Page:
What Coaches Can't Tell You about Recruiting

The sports media has an urgent need to know what's going on, not just on the field, but off it.  One sport where this is definitely true is college basketball.  If you go to or the biggest stories are about "who's recruiting whom?" and "Did Coach X speak to Player Y?" and all sorts of speculation as to where the best players will land up.

This acquisition of players by college coaches turns out to be very well protected.  The NCAA has put up a very strong barrier to prevent the media from learning about the recruiting game - one reason that coaches don't talk much about recruiting (until after the fact) is because they can't.

The NCAA Manual has several pages of rules regarding the ins and outs of recruiting.  (One could jokingly claim that the chief recruiter and not the head coach is the most important person in a Division I college program, because failure to master the arcane recruiting rules could put the program on probation and damage several recruiting classes.)  Within these pages are rules dealing with the relationship between coaches, recruits, and the media.

* The media may not be present during any recruiting contact.  Don't expect to see a man from the Hartford Courtant present when Geno Auriemma has been invited to dinner at a prospect's home.  When he was (briefly) the Tennessee head football coach Lane Kifflin fell afoul of this violation, simply by having an ESPN camera present including a few seconds of him sitting down with recruits.

* A coach may only confirm the recruiting of a player, but may indicate nothing as to whether that player will be signed.  When he was coaching Stanford football Jim Harbaugh unwittingly violated this one with some Tweets that hinted at future Cardinal players.

* There is to be no publicity of a recruit visiting campus.  Kentucky men's basketball fell afoul of this one when the crowd at a UK game began chanting the names of recruits present. 

* A visiting prospect may not be "introduced" either to the general public or at an event where the media is expected to be present.  When Alabama football head coach Nick Saban showed up on the videotron at an Alabama men's basketball game sitting next to a highly-touted recruit, the NCAA was not happy.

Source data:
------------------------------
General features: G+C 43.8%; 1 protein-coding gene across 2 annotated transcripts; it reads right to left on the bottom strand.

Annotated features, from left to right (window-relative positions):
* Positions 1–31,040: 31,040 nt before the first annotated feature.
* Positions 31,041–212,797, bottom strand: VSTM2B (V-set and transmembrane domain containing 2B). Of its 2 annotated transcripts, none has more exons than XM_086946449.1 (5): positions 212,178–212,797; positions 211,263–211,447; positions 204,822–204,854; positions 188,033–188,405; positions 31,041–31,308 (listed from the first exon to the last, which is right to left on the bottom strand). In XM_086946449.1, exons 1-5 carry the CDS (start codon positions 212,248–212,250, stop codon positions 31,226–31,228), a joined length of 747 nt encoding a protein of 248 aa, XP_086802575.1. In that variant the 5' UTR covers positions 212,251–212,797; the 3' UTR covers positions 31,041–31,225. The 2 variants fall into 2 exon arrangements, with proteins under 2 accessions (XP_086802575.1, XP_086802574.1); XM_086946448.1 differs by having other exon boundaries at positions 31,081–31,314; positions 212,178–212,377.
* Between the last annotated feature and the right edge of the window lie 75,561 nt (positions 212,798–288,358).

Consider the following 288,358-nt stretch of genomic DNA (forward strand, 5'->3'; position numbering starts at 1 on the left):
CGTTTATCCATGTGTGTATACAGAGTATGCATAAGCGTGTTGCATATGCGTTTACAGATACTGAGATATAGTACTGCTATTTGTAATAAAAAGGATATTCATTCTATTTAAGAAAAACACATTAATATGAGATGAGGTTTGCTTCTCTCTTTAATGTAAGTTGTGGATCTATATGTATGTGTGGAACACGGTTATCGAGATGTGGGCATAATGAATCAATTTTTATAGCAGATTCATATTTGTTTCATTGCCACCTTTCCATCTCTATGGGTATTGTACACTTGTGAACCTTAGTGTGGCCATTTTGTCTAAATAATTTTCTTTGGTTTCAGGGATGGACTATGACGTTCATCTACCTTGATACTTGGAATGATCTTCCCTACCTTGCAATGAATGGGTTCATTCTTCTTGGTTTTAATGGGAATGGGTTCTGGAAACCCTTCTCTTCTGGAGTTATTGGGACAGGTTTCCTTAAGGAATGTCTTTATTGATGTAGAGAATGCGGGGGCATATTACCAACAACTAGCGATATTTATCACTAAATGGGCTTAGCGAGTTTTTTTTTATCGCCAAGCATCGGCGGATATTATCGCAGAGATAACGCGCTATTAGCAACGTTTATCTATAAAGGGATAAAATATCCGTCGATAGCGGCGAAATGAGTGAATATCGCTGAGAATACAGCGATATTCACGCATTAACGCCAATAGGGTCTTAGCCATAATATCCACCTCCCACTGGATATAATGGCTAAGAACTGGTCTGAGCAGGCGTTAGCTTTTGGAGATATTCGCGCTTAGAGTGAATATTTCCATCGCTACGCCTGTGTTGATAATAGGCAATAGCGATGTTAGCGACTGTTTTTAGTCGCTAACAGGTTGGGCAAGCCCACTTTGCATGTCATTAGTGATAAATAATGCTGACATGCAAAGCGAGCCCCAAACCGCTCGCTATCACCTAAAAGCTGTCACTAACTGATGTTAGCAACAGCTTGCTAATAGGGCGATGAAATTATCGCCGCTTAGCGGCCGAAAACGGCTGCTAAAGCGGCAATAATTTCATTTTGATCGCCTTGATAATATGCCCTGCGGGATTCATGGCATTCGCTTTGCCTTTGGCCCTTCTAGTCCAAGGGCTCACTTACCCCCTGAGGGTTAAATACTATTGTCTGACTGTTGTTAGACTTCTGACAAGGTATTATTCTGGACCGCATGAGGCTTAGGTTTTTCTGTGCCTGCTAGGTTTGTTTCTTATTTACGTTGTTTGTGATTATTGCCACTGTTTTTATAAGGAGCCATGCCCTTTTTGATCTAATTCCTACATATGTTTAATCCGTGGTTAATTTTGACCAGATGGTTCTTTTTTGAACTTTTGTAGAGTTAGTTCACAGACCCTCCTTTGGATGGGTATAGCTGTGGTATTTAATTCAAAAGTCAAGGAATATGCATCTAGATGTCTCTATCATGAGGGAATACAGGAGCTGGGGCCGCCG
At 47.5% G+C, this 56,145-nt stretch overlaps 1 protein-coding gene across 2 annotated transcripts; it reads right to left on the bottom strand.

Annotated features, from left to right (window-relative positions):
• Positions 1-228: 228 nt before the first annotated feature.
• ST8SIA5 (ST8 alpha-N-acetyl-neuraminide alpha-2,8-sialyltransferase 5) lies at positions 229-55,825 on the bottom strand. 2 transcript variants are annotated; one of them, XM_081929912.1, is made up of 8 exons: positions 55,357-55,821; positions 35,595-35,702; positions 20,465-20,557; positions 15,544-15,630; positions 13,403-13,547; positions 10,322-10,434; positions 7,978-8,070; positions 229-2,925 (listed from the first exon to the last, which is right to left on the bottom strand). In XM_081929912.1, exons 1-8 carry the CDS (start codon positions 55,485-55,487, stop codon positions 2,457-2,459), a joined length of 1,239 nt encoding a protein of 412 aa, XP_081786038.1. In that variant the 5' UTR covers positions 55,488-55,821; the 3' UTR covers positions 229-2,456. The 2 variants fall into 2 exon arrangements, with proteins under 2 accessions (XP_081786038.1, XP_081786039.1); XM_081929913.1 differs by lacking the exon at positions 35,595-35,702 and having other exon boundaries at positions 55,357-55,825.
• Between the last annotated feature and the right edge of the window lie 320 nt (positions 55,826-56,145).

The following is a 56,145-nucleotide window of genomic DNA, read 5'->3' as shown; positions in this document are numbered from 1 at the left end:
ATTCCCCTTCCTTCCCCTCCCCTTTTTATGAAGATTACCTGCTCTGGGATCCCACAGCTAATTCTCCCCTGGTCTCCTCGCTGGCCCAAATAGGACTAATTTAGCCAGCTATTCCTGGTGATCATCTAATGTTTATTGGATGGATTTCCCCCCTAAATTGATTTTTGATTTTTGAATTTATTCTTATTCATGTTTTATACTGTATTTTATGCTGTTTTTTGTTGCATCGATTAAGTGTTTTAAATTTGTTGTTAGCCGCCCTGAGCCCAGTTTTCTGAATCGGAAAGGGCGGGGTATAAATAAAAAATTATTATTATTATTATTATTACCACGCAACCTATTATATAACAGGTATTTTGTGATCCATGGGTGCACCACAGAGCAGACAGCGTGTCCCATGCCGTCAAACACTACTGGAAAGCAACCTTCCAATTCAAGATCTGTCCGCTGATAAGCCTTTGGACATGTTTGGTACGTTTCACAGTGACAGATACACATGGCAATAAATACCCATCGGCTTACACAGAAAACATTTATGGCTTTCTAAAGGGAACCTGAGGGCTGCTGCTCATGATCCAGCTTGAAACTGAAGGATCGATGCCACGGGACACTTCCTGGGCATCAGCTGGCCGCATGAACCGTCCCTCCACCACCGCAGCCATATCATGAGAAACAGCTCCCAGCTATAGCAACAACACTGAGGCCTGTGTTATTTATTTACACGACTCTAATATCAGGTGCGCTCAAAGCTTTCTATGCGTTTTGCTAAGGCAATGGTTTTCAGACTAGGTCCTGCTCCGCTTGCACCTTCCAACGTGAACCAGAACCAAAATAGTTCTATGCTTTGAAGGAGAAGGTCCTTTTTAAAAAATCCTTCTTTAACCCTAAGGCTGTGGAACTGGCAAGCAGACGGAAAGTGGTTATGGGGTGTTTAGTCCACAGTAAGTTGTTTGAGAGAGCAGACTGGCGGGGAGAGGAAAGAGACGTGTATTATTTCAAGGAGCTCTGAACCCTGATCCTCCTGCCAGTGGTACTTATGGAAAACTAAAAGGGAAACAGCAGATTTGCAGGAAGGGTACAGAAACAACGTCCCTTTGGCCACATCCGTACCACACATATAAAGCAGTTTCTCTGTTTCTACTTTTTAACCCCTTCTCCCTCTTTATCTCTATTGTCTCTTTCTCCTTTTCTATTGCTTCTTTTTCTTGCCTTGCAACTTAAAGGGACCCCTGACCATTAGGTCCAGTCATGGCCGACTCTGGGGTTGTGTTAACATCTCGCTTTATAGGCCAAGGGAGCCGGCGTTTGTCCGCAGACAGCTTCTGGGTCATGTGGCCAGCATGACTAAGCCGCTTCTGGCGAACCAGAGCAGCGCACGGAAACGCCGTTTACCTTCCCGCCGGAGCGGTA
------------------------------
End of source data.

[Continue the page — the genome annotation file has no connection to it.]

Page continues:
* Athletic departments may not purchase an advertisement designed to "solicit a recruitment".  Maybe you're Oklahoma State and you just want to hang a banner at a junior college.  BZZZTT!  Can't do it.

* And finally, even though I couldn't find a case where this had ever been violated, take a look at this rule:

NCAA or Conference Championship Posters. An institution or a conference hosting an NCAA or conference championship may produce a poster promoting the championship and send it to a high-school coach and/or his or her educational institution.  It is not permissible to send such a poster to a prospect.

Man, if you can't even send someone a poster of your championship team then the NCAA really is strict.  If universities can't even do that, how much insight do you think a coach is going to give you about the recruiting process?  Slim to none.

Which is very sad.  I always wanted to know what approach a Gary Blair or a MaChelle Joseph used in a recruit's living room.  Did they talk about the school? The program?  The academics?  Hard sell or soft sell?  What kinds of approaches work?  But it looks like that curtain has been drawn shut for the most part, if the NCAA has anything to say about it.

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